These birds hold a powerful memory for me. They've nested before and I remember watching them intently in the days when Nicholas was struggling hard with illness and pain. At that time, they were my companions and my reminder that life pushes forward outside of my own four walls. Here is what I wrote about my my solitude and my front door visitors in my book, The Four Walls of My Freedom: Lessons I've Learned From a Life of Caregiving:
I remember reading a film review in the newspaper. I never actually saw the film and I cannot even recall its name. But the reviewer’s words are still with me today. The film was about a convent somewhere in Europe. A young nun complained about having to wash dishes and scrub pots. The Mother Superior chastised her, saying, “There is meaning in those dishes, in the act of scrubbing.” As the reviewer said, the film was a testament to the idea that the extraordinary exists within the ordinary; that the entire moral universe can be found in the mundane tasks of everyday life. This sense of wholeness and connectedness is what I found in my garden.
Outside our front door in Ottawa, we had a black wrought-iron openwork light fixture. Each spring, a pair of tiny sparrow-like birds called purple finches came to nest in our lamp. The first year they came, all their bits of straw and string simply fell through the mesh onto the ground. Annoyed by the mess, we swept up and thought nothing more of it until one day, there on the ground lay two tiny, broken bright blue eggs. I wept a little, berating myself for not understanding their simple need to have a safe nest for their offspring.
The next year when we heard their distinctive chirps at the door, Jim cut some bits of cedar and created a floor on the base of the lamp. Nest building began in earnest, and soon there were four tiny eggs tucked up amongst downy roan feathers. That year, I watched as the mum kept her eggs warm and the father worried nearby. The eggs eventually hatched into a noisy quartet of open beaks and soon enough they were ready to fly. I sat an entire day, watching in suspenseful anticipation as every finch in the area arrived on our pine tree to begin “training” with the youngsters. By turns, each bird would fly to the top of the lamp, perch there for a second and fly off to the nearby branch. The young birds had a tricky rite of passage: they had to fly inside the lamp and exit through a narrow passage at the top of the ironwork. By dusk, all the birds had left the nest and we could finally turn on the light and resume our life without our temporary tenants.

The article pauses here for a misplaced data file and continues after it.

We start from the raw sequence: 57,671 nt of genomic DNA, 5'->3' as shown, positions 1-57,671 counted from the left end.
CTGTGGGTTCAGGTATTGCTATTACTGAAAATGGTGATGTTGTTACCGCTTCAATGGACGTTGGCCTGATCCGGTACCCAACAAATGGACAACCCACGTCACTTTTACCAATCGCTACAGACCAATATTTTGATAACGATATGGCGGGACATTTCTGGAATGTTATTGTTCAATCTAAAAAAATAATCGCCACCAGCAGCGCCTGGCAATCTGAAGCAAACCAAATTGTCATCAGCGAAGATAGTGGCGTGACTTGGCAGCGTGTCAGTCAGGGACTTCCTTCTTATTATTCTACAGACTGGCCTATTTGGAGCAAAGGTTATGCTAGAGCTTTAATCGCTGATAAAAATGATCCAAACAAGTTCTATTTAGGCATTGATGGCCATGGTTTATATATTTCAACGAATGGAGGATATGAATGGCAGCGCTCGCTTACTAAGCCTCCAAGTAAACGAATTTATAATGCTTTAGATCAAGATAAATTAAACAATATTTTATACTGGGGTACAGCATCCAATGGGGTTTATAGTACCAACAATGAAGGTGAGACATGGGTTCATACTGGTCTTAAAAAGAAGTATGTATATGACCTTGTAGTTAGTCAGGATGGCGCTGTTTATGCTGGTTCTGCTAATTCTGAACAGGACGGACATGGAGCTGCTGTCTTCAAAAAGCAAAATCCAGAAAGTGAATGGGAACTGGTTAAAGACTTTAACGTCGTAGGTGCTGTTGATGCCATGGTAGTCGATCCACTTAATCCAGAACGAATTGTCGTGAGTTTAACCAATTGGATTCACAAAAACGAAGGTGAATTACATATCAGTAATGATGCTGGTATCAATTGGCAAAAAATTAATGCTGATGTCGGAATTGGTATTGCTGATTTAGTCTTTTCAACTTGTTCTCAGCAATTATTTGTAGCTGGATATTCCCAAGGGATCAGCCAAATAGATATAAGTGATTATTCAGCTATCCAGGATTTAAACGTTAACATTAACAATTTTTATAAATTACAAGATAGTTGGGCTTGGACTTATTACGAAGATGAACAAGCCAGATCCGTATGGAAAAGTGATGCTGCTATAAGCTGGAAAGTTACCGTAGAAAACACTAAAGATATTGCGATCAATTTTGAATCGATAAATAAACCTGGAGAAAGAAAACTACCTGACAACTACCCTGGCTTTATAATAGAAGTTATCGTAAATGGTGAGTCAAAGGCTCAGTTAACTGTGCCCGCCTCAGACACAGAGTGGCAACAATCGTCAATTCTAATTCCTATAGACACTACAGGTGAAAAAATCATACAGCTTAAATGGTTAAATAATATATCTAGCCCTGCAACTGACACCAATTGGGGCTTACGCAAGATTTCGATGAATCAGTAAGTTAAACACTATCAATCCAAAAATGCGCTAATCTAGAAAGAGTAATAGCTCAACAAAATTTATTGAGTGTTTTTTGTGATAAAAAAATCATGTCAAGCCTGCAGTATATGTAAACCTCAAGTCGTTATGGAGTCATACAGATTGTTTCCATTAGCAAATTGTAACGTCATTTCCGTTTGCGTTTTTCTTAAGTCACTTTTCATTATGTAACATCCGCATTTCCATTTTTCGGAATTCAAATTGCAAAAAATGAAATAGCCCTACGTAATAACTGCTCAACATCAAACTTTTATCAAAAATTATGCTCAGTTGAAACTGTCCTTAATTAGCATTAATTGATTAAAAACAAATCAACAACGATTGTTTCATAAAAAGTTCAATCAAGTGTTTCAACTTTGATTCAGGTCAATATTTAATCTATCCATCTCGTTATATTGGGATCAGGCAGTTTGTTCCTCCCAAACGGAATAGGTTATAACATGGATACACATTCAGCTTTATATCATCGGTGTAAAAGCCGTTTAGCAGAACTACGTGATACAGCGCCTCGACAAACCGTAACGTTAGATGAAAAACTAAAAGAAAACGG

These birds living in my midst, nurtured by us and by the rest of the flock, gave me a certain antidote against loneliness. I had genuine curiosity about the life in my garden and most certainly, felt “some minute, divine spark inside me.” By this time I had given up on any idea of justice or natural order in the world. Contained in my garden, I thought, there is transcendence; there is grace. I began to think that peeling potatoes, raking leaves and mixing cakes were all a sort of prayer. I began to understand that to be free, I had to have an antidote to despair.
Theodore Zeldin writes about how some people have acquired immunity to loneliness in his book An Intimate History of Humanity.[i] In fact, one of his themes is actually called “Loneliness as an Obstacle to Freedom,” which of course speaks directly to me, given that I am discussing my family’s “Freedom to Be.” Being the mother of a child with multiple disabilities is, by definition, a very lonely life. Nicholas’ illness, mobility challenges and communication difficulties never made us top of the guest list at friends’ and neighbours’ homes. When his health deteriorated and pain became our constant enemy, we hardly ever spoke to anyone save health professionals. I had wonderful friends and an extraordinarily supportive family, but I found it impossible to share the gut-wrenching worry that seemed so exclusive to our little family. Zeldin talks about the fear of loneliness as being a great barrier to personal freedom. He observes that those who have overcome a fear of loneliness have done so through experiencing a solitary lifestyle, whether by choice or even by incarceration. But he also says, “The final form of immunisation has been achieved by thinking that the world is not just a vast, frightening wilderness, that some kind of order is discernible in it, and that the individual, however insignificant, contains echoes of that coherence. People who believe in some supernatural power have their loneliness mitigated by the sense that, despite all the misfortunes that overwhelm them, there is some minute divine spark inside them.”